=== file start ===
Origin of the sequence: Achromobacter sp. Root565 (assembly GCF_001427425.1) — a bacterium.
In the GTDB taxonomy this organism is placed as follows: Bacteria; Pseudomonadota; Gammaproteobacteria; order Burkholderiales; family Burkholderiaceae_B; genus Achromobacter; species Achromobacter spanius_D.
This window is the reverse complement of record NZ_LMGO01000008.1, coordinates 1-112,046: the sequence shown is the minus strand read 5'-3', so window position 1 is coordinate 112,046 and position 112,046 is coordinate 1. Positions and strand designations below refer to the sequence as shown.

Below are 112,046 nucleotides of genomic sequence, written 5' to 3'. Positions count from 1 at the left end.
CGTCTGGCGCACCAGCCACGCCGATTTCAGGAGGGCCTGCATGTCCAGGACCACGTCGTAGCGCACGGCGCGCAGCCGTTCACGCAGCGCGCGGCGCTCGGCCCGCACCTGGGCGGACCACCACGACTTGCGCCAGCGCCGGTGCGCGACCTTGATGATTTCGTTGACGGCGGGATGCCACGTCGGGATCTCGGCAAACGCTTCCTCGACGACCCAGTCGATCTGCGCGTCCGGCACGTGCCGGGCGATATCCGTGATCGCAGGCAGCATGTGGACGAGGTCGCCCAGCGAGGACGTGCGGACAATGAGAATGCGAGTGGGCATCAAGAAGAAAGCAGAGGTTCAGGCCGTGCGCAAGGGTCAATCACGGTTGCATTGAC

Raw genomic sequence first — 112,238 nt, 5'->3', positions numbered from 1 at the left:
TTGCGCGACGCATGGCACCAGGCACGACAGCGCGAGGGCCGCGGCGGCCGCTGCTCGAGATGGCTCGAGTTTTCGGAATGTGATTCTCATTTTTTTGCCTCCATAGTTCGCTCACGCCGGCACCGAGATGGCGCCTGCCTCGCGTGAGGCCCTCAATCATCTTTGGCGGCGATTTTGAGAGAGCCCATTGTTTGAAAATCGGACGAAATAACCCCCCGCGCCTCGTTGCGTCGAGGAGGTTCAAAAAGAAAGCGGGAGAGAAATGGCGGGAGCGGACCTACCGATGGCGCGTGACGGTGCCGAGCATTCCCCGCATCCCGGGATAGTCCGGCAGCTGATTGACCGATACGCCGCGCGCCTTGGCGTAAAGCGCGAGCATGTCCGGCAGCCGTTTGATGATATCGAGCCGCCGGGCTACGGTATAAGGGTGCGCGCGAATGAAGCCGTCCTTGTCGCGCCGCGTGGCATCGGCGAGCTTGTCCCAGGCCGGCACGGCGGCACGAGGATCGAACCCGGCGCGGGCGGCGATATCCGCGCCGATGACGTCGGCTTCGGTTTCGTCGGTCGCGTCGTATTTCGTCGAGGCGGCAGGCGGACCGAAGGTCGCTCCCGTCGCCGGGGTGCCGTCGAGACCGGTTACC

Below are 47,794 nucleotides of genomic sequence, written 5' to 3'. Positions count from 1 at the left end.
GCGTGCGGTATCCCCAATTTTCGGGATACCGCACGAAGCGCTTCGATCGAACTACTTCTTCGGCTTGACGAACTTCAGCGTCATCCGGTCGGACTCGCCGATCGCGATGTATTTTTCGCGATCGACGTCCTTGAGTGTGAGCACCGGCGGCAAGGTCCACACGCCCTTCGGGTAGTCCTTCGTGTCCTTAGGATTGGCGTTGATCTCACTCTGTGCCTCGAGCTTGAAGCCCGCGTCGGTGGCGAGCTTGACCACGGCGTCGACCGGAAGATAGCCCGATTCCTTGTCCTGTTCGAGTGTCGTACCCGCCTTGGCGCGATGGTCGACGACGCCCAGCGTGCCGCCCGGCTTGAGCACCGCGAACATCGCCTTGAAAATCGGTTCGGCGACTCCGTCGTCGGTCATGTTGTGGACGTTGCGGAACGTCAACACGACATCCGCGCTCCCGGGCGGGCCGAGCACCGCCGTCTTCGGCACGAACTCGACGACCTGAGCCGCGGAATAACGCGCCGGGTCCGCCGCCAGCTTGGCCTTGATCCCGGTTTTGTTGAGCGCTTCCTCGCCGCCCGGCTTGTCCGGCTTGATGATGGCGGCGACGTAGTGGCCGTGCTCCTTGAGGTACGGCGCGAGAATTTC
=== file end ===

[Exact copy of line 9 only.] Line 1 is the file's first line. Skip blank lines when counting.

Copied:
GCGTGCGGTATCCCCAATTTTCGGGATACCGCACGAAGCGCTTCGATCGAACTACTTCTTCGGCTTGACGAACTTCAGCGTCATCCGGTCGGACTCGCCGATCGCGATGTATTTTTCGCGATCGACGTCCTTGAGTGTGAGCACCGGCGGCAAGGTCCACACGCCCTTCGGGTAGTCCTTCGTGTCCTTAGGATTGGCGTTGATCTCACTCTGTGCCTCGAGCTTGAAGCCCGCGTCGGTGGCGAGCTTGACCACGGCGTCGACCGGAAGATAGCCCGATTCCTTGTCCTGTTCGAGTGTCGTACCCGCCTTGGCGCGATGGTCGACGACGCCCAGCGTGCCGCCCGGCTTGAGCACCGCGAACATCGCCTTGAAAATCGGTTCGGCGACTCCGTCGTCGGTCATGTTGTGGACGTTGCGGAACGTCAACACGACATCCGCGCTCCCGGGCGGGCCGAGCACCGCCGTCTTCGGCACGAACTCGACGACCTGAGCCGCGGAATAACGCGCCGGGTCCGCCGCCAGCTTGGCCTTGATCCCGGTTTTGTTGAGCGCTTCCTCGCCGCCCGGCTTGTCCGGCTTGATGATGGCGGCGACGTAGTGGCCGTGCTCCTTGAGGTACGGCGCGAGAATTTC